This monitor sounds bigger than it looks
BY MIKE LEVINE
ADAM HAS a reputation for making quality monitors for the pro audio market. The A3X is the smallest and most affordable model in the AX monitor line, which all use the company’s X-ART ribbon tweeters. Designed for near-field use, the A3Xs also feature 4.5-inch woofers, and dual front ports on their 10" x 6" x 7.5" enclosures. According to the manual, these monitors can be oriented either vertically or horizontally. (I oriented them vertically.)
Details ADAM did all the little things right on the A3X. The power switch and volume control are on the cabinet’s front—no need to reach around. What’s more, the volume control has a detent at 12 o’clock (0dB), making it easy to balance the pair. A tweeterlevel control on the back can boost or cut the highs by up to 4dB, should your studio acoustics require it.
The A3Xs connect to your system with either XLR or RCA cables. Using RCAs lets you access the Stereolink function, which makes one monitor’s volume control the master for the pair by connecting both left and right outputs from your audio source to one monitor, and then linking to the second monitor with another RCA cable. Once the speakers are linked, a status LED lights up on the master.
Give A Listen I tried the A3Xs in two locations in my studio: on the raised shelf of my studio desk, and on speaker stands to the left of my listening position. In both places, they were sitting on monitor isolation pads, and aimed at about ear level. I auditioned them on an assortment of musical styles, at varying volumes, and later used them in a variety of mixing situations. I found the A3Xs’ sound to be warm and detailed, but not at all fatiguing.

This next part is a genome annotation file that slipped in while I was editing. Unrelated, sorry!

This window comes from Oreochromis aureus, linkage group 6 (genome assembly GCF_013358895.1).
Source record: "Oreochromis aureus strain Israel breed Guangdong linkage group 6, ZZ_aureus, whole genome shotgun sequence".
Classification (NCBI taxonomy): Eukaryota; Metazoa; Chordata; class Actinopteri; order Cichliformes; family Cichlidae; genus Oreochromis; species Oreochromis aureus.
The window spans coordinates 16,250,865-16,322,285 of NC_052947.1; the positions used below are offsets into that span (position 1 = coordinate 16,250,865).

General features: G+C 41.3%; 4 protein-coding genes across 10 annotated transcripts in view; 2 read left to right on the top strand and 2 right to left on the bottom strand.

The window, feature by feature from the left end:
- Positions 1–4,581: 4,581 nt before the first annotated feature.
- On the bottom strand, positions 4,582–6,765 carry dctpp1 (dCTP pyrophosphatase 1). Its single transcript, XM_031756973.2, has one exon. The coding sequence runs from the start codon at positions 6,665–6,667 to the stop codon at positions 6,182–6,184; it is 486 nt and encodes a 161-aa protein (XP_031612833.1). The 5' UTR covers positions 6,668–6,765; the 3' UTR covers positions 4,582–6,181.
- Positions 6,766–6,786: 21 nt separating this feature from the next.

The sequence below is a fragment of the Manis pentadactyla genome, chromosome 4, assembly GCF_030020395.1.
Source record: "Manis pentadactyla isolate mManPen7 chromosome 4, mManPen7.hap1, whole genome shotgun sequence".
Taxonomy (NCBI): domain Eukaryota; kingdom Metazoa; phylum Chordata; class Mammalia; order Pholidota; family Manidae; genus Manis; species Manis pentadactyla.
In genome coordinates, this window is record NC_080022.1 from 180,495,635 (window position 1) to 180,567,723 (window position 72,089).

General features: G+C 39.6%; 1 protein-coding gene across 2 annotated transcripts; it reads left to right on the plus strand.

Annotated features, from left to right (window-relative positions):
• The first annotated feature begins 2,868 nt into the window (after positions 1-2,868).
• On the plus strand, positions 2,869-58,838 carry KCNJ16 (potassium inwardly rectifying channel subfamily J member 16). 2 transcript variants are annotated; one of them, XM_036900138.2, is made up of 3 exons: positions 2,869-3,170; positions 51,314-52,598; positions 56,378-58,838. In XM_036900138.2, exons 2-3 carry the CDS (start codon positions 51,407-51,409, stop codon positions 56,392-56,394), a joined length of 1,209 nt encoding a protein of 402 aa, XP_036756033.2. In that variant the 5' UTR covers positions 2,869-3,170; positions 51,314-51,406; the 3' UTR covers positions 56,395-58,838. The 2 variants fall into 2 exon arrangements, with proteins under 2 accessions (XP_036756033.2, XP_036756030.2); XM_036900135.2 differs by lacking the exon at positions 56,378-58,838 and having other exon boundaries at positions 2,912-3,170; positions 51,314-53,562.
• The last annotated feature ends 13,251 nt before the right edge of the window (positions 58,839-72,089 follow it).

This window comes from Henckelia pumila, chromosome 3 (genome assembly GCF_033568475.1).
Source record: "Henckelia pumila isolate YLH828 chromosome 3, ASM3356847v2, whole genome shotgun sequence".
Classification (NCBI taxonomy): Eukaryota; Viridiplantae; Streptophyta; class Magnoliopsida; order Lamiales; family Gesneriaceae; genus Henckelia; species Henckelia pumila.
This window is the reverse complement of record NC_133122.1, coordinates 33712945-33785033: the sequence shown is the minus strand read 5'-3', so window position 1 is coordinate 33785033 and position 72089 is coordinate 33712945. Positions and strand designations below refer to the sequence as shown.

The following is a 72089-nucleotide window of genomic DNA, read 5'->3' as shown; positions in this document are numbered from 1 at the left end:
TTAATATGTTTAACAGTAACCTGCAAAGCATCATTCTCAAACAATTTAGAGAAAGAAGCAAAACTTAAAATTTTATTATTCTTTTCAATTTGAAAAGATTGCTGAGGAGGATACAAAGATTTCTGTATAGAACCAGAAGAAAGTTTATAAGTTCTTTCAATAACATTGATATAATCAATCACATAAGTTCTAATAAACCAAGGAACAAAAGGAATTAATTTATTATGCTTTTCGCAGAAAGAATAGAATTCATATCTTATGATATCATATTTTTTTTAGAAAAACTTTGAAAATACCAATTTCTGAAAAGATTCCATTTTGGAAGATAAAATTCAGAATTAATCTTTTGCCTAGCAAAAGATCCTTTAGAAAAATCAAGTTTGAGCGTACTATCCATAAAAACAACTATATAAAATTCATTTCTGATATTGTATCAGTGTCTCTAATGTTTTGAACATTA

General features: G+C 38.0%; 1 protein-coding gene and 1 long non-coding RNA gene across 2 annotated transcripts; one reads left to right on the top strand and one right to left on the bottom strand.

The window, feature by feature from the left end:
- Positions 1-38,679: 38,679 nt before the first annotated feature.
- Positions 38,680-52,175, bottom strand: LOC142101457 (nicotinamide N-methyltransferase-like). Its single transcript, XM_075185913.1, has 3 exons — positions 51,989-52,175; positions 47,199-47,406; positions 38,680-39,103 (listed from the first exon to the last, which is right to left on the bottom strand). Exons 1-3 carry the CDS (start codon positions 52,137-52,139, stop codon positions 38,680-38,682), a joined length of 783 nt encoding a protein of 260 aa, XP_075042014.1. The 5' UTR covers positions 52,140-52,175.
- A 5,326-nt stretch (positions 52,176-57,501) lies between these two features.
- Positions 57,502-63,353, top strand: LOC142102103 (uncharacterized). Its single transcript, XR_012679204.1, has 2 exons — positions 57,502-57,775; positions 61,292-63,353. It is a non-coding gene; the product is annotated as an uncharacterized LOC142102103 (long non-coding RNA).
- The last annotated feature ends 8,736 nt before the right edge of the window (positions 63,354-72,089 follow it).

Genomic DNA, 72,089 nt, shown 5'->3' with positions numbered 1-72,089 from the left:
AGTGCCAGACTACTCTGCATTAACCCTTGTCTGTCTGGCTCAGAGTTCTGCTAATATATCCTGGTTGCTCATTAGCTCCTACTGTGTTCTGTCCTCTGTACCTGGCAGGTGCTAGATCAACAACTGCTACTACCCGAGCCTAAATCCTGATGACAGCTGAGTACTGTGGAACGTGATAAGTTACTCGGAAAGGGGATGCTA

Due to the efficiency of their dualported cabinet design, the A3Xs put out a surprising amount of low end for their size. This response is backed up by their specs, which demonstrate that they reproduce down to 60Hz. While they won’t substitute for speakers with 8-inch drivers or an added sub (ADAM offers a compatible sub) for judging low end, they could be a quality alternate pair to switch to during mixes, or the primary speakers in a setup where space constraints make larger monitors impractical.
My only quibble with their sound was that there was perhaps a little too much boost in the lower mids. But overall, these monitors offer high quality, a small footprint, and a thoughtfully-designed feature set. The chance to acquire ADAM quality at less than $300 apiece, street price, should be a major temptation for any home studio owner.
STRENGTHS: ADAM’s A3X monitors feature solid design, reasonable pricing, and a sound bigger than their size.
LIMITATIONS: Lower midrange a bit boosted.